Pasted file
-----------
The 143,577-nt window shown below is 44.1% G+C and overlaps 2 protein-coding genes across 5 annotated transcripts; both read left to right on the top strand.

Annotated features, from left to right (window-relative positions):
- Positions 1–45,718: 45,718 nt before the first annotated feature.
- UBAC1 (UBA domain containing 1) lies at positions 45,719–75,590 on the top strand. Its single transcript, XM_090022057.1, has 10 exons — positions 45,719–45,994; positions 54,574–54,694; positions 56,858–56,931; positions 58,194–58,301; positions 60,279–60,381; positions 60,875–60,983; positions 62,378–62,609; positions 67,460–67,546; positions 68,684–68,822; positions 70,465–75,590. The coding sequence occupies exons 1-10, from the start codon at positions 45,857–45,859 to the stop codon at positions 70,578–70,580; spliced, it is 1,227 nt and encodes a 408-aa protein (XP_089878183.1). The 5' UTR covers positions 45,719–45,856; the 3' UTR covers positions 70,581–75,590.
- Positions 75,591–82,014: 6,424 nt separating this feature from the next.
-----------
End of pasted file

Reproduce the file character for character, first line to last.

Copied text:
The 143,577-nt window shown below is 44.1% G+C and overlaps 2 protein-coding genes across 5 annotated transcripts; both read left to right on the top strand.

Annotated features, from left to right (window-relative positions):
- Positions 1–45,718: 45,718 nt before the first annotated feature.
- UBAC1 (UBA domain containing 1) lies at positions 45,719–75,590 on the top strand. Its single transcript, XM_090022057.1, has 10 exons — positions 45,719–45,994; positions 54,574–54,694; positions 56,858–56,931; positions 58,194–58,301; positions 60,279–60,381; positions 60,875–60,983; positions 62,378–62,609; positions 67,460–67,546; positions 68,684–68,822; positions 70,465–75,590. The coding sequence occupies exons 1-10, from the start codon at positions 45,857–45,859 to the stop codon at positions 70,578–70,580; spliced, it is 1,227 nt and encodes a 408-aa protein (XP_089878183.1). The 5' UTR covers positions 45,719–45,856; the 3' UTR covers positions 70,581–75,590.
- Positions 75,591–82,014: 6,424 nt separating this feature from the next.